Polyphagus; Apple; Citrus

Brachycaudus cardui

Yes

Prunus; Compositae

B. helichrysi**

Yes

Prunus; Compositae

B. persicae*

Yes

Prunus

Dysaphis plantaginea

No

Apple; Plantago

D. pyri

No

Pear; Gallium

Hyalopterus pruni*

Yes

Prunus; Fragmites

Macrosiphum rosae

No

Rosa; Dipsaceae

Megoura rosae

No

Leguminoseae

Myzus persicae**

Yes

Polyphagous

M. varians

Yes

Peach; Clematis

Phorodon humuli**

Yes

Prunus; Hop

Rhopalosiphum padi

No

Prunus padus; Gramineae

Sitobion fragariae

No

Rosa; Gramineae

Ureleucon sonchi

No

Lactuca; Sonchus

*Recognized aphid vectors, ** Most important vectors. Data communicated personally by J. B. Quiot, INRA, Montpellier, France.

 
Plum pox virus has a broad experimental host range although it has a rather restricted natural host range within the genus Prunus. It infects peaches, plums, apricots, nectarines, almonds, and sweet and tart cherry. Virus isolates vary in their reaction to different hosts, and not all strains or isolates infect the same host range. Prunus species that have been proven to be hosts in nature, or by inoculation trials followed by back transmissions include:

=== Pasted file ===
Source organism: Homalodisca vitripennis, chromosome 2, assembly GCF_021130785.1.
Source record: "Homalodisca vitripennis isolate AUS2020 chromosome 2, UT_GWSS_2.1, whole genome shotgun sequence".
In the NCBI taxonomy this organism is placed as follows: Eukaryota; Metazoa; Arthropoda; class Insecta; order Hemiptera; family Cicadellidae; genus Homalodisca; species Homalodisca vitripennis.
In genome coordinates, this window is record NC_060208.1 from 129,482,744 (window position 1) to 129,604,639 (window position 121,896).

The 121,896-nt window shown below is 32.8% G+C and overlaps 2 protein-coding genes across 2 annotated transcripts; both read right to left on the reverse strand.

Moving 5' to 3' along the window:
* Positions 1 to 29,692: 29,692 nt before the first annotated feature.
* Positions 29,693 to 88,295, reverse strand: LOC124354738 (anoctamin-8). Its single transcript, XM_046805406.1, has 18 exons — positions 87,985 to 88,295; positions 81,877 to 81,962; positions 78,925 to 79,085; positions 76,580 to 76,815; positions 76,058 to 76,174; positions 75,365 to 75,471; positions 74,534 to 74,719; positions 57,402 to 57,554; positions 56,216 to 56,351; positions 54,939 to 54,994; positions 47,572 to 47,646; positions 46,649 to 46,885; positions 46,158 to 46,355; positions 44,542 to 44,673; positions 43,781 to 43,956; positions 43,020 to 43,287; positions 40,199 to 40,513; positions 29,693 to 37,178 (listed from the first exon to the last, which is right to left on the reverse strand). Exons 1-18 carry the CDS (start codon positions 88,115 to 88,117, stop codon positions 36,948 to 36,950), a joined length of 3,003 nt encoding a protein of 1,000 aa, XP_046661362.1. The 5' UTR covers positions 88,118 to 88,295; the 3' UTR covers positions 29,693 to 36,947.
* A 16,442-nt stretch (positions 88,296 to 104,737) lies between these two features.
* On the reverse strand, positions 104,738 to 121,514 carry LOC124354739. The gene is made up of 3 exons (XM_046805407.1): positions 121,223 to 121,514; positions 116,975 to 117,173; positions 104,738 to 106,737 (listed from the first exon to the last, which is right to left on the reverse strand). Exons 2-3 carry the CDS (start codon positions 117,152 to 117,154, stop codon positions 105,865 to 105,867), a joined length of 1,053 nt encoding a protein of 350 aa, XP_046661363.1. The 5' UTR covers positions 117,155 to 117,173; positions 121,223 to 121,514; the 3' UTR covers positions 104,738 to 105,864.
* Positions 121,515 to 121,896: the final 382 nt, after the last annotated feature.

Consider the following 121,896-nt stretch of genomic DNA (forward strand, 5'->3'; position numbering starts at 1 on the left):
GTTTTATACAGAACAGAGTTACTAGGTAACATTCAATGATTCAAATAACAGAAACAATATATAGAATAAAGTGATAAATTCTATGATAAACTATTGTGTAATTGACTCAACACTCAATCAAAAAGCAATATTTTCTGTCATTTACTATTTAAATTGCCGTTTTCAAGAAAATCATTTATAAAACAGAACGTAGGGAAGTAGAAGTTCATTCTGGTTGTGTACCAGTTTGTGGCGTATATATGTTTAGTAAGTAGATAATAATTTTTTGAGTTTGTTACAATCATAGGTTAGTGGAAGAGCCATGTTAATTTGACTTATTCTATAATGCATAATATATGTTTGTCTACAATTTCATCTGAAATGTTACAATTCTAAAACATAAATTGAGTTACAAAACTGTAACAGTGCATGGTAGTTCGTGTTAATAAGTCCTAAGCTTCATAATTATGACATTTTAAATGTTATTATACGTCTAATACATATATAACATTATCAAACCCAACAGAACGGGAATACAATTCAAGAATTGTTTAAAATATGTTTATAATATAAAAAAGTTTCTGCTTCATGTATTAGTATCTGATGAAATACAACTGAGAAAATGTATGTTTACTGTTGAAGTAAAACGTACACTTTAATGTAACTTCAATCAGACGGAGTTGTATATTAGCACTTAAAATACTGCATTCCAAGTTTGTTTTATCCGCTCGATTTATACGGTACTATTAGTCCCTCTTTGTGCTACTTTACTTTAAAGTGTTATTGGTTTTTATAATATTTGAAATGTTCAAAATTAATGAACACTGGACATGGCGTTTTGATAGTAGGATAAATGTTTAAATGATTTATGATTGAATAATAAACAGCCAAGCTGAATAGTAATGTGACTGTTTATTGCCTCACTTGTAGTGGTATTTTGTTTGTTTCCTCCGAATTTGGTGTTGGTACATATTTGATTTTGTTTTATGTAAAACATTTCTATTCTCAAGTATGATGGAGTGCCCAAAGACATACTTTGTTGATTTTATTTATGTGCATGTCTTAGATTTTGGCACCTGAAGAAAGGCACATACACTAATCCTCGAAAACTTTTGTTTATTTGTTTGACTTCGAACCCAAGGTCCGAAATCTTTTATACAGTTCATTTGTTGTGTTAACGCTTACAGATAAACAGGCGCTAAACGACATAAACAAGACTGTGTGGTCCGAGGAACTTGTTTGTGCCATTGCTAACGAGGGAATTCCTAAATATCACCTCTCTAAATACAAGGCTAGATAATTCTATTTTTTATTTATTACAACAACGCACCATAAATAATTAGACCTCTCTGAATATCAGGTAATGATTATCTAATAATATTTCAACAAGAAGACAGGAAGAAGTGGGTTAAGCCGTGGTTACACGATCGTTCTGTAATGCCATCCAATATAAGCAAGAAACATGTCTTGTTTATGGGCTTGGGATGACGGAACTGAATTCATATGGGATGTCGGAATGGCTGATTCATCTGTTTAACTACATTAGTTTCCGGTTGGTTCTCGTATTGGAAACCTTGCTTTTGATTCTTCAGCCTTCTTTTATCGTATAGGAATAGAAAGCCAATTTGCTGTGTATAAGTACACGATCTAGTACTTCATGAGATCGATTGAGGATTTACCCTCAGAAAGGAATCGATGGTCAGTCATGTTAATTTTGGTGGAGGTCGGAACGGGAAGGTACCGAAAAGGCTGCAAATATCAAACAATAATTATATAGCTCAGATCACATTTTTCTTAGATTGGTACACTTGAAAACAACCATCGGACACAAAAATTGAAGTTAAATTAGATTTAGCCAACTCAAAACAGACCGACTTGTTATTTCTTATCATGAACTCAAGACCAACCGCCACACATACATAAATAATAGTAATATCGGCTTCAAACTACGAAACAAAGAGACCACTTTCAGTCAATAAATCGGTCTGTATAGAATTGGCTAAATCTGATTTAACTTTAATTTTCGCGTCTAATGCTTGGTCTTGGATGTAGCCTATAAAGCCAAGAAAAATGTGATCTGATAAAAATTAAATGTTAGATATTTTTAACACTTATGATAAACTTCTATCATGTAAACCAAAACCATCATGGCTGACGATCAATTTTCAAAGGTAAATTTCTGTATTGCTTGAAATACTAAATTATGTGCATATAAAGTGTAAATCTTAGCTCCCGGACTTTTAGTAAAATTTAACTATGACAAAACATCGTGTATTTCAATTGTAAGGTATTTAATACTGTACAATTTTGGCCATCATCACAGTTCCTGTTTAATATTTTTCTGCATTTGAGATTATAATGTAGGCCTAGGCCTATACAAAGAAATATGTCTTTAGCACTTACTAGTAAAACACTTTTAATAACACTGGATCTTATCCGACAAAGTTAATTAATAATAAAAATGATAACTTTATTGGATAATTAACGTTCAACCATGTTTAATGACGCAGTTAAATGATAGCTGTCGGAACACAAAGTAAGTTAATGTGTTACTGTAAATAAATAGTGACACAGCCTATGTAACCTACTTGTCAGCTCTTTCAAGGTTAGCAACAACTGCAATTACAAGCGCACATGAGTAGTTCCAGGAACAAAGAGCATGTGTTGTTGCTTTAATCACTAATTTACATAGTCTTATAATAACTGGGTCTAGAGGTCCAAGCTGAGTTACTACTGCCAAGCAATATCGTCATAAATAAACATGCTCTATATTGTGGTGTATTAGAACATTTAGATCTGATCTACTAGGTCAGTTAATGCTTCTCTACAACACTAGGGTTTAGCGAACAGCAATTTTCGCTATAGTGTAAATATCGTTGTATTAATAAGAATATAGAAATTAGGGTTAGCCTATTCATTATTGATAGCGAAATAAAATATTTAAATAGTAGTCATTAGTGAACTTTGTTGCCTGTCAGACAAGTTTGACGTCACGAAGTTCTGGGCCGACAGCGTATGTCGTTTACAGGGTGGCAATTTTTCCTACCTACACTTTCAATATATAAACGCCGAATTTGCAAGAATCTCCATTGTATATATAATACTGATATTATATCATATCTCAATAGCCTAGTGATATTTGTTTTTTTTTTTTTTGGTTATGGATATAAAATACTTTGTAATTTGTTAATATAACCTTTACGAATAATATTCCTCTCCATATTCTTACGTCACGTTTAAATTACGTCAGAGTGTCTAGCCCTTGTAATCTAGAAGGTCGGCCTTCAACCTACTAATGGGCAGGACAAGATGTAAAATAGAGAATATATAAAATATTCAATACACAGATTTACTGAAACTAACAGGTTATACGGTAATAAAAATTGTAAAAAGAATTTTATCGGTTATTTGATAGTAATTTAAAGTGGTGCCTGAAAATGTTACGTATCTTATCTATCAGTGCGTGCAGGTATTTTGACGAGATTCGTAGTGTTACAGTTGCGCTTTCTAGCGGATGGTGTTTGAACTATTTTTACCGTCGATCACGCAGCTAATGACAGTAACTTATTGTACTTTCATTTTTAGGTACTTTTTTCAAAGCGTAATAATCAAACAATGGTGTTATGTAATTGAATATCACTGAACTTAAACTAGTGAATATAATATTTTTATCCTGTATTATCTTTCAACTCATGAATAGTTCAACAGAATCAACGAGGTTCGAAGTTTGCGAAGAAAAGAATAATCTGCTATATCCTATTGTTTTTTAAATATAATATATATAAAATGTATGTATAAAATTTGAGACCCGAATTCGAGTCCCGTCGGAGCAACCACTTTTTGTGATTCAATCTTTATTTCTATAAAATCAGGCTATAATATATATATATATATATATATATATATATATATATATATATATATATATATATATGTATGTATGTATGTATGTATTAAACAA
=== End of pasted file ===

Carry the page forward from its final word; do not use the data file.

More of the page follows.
• Prunus armeniaca - Apricot

  • P. persica - Peach

  • P. persica var. nectarina - Nectarine

  • P. domestica - Garden plum (prune)

  • P. salicina - Japanese plum

  • P. insititia - Damson plum

  • P. cerasifera - Myrobalan plum

  • P. glandulosa - Dwarf flowering almond, Cherry almond

  • P. avium - Sweet cherry

  • P. cerasus - Sour (tart) cherry

  • P. amygdalus - Almond

Wild Prunus may serve as an important secondary host of PPV and can have an impact on plum pox epidemiology and control (Polak, 1997). In addition to the above natural hosts, several wild Prunus species are susceptible: